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Hilary Jeffery

started playing the trombone after changing schools at the age of 11. He had previously played the violin, but the new school only had wind instruments; the choice of trombone was fairly random and Hilary had no idea then that this instrument would become a central part of his life. Over the years he became increasingly fascinated with the trombone and its possibilities. Encouraged by his teachers he dived deeper and his explorations were significantly assisted through studying "The Modern Trombone: A Definition of its Idioms" by Stuart Dempster.

zeitkratzer-hilary-jefferey-ljubljana

Through this study he discovered many pieces of the contemporary classical repertoire, started to improvise and became particularly intrigued by the work of American trombonist and composer James Fulkerson. Later Hilary was able to study with Fulkerson at the end of the 90s in a school for contemporary dance in Arnhem, Netherlands. This study took Hilary deeper into the essential qualities of what it means to play the trombone, physically and imaginatively. He expanded his own repertoire in many directions and developed concepts for playing with amplification and live electronics, dubbed the “tromboscillator” — not a specific instrument but an imaginative sound journey starting with the mind and breath, amplified and transformed, creating a newly synthesized trombone mutation. Musically, Hilary started working in a wide range of settings encompassing rock, techno, electronica, jazz, pop, afrobeat, contemporary classical and free improvisation. His trombone could function in many roles: solo melodic voice, abstract noise generator, funky riffer, apocalyptic siren, harmonic pad, drone machine... all ideal for when he joined zeitkratzer in 2007! In recent years Hilary has become increasingly focused on the melodic and inbuilt microtonal capacities of the instrument, based on his active interest in classical Indian, modern jazz and Japanese shakuhachi music.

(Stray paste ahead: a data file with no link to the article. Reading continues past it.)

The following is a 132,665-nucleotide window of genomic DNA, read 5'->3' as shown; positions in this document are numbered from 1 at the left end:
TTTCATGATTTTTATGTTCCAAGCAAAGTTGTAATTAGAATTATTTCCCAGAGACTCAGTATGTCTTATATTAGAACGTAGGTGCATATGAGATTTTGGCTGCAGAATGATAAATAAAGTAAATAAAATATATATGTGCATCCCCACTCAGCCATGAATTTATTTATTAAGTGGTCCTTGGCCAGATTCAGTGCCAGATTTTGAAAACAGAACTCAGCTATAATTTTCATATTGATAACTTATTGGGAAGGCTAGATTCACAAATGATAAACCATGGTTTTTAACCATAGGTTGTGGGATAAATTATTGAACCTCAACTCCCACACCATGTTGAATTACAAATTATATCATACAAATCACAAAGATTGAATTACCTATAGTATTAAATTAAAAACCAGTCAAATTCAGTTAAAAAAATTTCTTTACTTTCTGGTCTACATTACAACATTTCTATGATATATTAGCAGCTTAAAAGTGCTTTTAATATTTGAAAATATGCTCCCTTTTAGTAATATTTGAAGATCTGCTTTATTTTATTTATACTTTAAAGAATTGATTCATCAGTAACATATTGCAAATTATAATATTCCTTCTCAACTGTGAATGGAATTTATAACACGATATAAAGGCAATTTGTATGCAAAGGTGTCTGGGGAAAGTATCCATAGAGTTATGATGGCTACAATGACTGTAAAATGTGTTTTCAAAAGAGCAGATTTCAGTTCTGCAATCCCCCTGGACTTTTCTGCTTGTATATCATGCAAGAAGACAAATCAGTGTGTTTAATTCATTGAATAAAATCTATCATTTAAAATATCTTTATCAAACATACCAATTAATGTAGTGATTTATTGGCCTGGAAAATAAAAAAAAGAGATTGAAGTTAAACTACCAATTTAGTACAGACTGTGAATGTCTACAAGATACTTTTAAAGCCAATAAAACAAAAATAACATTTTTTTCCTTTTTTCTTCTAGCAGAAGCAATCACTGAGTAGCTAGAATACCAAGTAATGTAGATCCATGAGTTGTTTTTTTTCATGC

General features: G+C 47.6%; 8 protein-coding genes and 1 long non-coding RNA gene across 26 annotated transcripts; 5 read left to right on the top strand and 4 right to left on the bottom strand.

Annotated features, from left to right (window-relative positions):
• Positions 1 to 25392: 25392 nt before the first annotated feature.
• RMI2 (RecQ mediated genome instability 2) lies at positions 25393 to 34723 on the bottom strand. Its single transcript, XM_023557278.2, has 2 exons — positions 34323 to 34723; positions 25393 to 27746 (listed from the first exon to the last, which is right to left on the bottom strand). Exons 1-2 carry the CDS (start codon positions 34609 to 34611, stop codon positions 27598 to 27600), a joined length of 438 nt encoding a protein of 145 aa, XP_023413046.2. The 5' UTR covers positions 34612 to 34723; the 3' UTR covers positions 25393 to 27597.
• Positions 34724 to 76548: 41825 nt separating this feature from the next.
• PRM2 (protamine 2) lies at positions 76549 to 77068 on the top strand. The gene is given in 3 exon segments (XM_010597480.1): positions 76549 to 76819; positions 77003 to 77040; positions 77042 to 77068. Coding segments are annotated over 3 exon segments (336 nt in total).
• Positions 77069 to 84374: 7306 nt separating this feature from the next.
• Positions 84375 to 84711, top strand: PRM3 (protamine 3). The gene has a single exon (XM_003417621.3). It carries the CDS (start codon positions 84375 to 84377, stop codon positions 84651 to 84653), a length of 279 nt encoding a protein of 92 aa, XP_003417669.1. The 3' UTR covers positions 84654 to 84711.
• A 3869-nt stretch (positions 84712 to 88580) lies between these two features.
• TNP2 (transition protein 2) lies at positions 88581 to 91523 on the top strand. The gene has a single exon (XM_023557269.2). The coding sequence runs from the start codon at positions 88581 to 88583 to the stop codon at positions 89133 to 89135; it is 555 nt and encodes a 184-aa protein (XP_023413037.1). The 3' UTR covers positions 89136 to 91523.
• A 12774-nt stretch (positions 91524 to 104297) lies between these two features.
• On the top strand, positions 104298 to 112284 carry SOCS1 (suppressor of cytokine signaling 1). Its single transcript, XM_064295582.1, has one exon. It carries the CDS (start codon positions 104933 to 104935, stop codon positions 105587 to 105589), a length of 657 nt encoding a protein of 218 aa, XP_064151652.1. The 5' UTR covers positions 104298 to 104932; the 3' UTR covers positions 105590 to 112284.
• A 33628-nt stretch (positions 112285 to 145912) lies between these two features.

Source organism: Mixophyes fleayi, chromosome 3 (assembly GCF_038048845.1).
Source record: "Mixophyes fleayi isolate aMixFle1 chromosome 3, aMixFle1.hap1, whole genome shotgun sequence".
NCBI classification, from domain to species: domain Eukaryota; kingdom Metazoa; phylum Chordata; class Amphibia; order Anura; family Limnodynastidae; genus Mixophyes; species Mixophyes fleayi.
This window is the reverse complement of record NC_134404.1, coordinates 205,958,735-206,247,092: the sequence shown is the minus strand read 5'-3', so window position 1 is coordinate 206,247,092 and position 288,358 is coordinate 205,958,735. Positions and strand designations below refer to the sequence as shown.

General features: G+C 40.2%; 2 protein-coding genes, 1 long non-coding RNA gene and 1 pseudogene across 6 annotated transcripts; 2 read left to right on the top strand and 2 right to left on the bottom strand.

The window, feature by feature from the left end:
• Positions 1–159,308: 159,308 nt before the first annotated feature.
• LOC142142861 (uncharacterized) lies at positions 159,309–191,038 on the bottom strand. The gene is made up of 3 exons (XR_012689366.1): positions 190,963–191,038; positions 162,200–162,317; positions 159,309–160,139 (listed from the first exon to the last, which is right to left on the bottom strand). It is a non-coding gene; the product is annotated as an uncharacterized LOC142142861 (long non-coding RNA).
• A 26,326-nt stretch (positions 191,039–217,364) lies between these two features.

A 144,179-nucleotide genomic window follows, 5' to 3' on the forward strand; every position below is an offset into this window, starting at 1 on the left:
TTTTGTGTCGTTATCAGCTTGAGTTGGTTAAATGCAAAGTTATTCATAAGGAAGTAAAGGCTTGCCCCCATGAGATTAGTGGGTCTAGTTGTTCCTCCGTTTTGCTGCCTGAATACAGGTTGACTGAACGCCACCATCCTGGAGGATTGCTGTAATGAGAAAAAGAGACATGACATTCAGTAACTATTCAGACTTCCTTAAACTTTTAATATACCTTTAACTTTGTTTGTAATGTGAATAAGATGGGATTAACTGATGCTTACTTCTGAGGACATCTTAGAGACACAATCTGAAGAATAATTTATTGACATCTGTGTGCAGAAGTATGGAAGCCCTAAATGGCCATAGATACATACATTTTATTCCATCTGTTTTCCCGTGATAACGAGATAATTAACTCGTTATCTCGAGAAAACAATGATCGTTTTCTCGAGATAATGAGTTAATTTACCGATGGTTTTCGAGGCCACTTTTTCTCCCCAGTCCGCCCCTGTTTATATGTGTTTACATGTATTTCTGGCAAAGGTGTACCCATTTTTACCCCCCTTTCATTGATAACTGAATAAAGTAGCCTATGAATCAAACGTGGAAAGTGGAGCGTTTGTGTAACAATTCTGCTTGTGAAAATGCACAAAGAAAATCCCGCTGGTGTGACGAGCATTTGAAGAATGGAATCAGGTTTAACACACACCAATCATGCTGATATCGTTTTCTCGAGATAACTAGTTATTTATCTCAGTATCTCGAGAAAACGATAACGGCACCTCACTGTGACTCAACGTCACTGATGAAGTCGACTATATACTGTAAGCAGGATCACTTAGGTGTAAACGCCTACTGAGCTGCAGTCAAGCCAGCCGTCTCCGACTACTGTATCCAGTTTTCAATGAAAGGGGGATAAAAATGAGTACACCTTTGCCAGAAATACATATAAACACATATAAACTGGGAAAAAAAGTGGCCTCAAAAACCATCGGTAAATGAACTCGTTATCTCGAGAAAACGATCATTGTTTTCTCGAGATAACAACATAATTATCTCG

Hilary plays on a variety of trombones, not preferring any specific model. In his experience the best trombones are either custom-made models from small manufacturers, or older models built somewhere between 1930 and 1970, of which his Constellation is an example. Exact details of the year in which this particular trombone was built, or other technical details are unknown. While appreciating the beauty and craftsmanship of the instrument, Hilary does not consider these details to be of particular importance. A trombone is in fact more than the piece of metal which makes up the instrument. The player’s mind and body, the space in which it is played, alongside extensions such as mutes and electronics are considered to be equally important aspects of the instrument as a whole.

http://www.hiljef.com